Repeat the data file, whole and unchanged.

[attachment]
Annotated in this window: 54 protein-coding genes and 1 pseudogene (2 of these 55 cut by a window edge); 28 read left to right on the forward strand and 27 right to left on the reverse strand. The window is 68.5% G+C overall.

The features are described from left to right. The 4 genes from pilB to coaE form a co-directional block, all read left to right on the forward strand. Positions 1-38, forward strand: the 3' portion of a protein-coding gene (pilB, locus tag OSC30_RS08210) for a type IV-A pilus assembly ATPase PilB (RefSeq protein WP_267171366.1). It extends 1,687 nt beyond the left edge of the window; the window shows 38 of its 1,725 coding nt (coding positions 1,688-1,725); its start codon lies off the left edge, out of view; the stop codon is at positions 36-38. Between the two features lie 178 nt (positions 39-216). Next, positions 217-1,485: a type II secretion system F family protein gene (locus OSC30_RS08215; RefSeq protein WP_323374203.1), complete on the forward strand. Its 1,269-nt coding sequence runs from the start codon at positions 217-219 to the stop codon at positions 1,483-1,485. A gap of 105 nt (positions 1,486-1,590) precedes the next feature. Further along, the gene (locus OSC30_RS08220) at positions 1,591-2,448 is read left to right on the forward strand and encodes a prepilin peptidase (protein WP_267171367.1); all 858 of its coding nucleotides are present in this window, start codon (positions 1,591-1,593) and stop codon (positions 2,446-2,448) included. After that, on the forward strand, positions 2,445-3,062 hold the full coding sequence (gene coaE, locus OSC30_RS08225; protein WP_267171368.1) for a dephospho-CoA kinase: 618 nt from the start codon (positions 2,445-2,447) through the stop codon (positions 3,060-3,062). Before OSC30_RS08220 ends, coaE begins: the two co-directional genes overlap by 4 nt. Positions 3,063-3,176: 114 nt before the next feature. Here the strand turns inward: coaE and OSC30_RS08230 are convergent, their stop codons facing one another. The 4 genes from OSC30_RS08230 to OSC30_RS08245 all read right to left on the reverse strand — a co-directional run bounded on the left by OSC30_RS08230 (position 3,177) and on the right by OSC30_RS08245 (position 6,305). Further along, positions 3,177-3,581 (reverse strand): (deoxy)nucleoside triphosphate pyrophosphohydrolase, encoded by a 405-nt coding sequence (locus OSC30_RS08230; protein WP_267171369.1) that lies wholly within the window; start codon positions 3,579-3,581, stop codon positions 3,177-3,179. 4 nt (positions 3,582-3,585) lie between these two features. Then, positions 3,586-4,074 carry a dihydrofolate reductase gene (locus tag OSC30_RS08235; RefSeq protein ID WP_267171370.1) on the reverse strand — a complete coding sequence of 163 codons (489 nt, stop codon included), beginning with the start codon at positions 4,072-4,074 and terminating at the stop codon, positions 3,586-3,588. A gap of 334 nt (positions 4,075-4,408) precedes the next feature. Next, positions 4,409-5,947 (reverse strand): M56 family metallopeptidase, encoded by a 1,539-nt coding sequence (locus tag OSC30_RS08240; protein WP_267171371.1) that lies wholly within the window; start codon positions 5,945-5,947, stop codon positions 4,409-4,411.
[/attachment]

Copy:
Annotated in this window: 54 protein-coding genes and 1 pseudogene (2 of these 55 cut by a window edge); 28 read left to right on the forward strand and 27 right to left on the reverse strand. The window is 68.5% G+C overall.

The features are described from left to right. The 4 genes from pilB to coaE form a co-directional block, all read left to right on the forward strand. Positions 1-38, forward strand: the 3' portion of a protein-coding gene (pilB, locus tag OSC30_RS08210) for a type IV-A pilus assembly ATPase PilB (RefSeq protein WP_267171366.1). It extends 1,687 nt beyond the left edge of the window; the window shows 38 of its 1,725 coding nt (coding positions 1,688-1,725); its start codon lies off the left edge, out of view; the stop codon is at positions 36-38. Between the two features lie 178 nt (positions 39-216). Next, positions 217-1,485: a type II secretion system F family protein gene (locus OSC30_RS08215; RefSeq protein WP_323374203.1), complete on the forward strand. Its 1,269-nt coding sequence runs from the start codon at positions 217-219 to the stop codon at positions 1,483-1,485. A gap of 105 nt (positions 1,486-1,590) precedes the next feature. Further along, the gene (locus OSC30_RS08220) at positions 1,591-2,448 is read left to right on the forward strand and encodes a prepilin peptidase (protein WP_267171367.1); all 858 of its coding nucleotides are present in this window, start codon (positions 1,591-1,593) and stop codon (positions 2,446-2,448) included. After that, on the forward strand, positions 2,445-3,062 hold the full coding sequence (gene coaE, locus OSC30_RS08225; protein WP_267171368.1) for a dephospho-CoA kinase: 618 nt from the start codon (positions 2,445-2,447) through the stop codon (positions 3,060-3,062). Before OSC30_RS08220 ends, coaE begins: the two co-directional genes overlap by 4 nt. Positions 3,063-3,176: 114 nt before the next feature. Here the strand turns inward: coaE and OSC30_RS08230 are convergent, their stop codons facing one another. The 4 genes from OSC30_RS08230 to OSC30_RS08245 all read right to left on the reverse strand — a co-directional run bounded on the left by OSC30_RS08230 (position 3,177) and on the right by OSC30_RS08245 (position 6,305). Further along, positions 3,177-3,581 (reverse strand): (deoxy)nucleoside triphosphate pyrophosphohydrolase, encoded by a 405-nt coding sequence (locus OSC30_RS08230; protein WP_267171369.1) that lies wholly within the window; start codon positions 3,579-3,581, stop codon positions 3,177-3,179. 4 nt (positions 3,582-3,585) lie between these two features. Then, positions 3,586-4,074 carry a dihydrofolate reductase gene (locus tag OSC30_RS08235; RefSeq protein ID WP_267171370.1) on the reverse strand — a complete coding sequence of 163 codons (489 nt, stop codon included), beginning with the start codon at positions 4,072-4,074 and terminating at the stop codon, positions 3,586-3,588. A gap of 334 nt (positions 4,075-4,408) precedes the next feature. Next, positions 4,409-5,947 (reverse strand): M56 family metallopeptidase, encoded by a 1,539-nt coding sequence (locus tag OSC30_RS08240; protein WP_267171371.1) that lies wholly within the window; start codon positions 5,945-5,947, stop codon positions 4,409-4,411.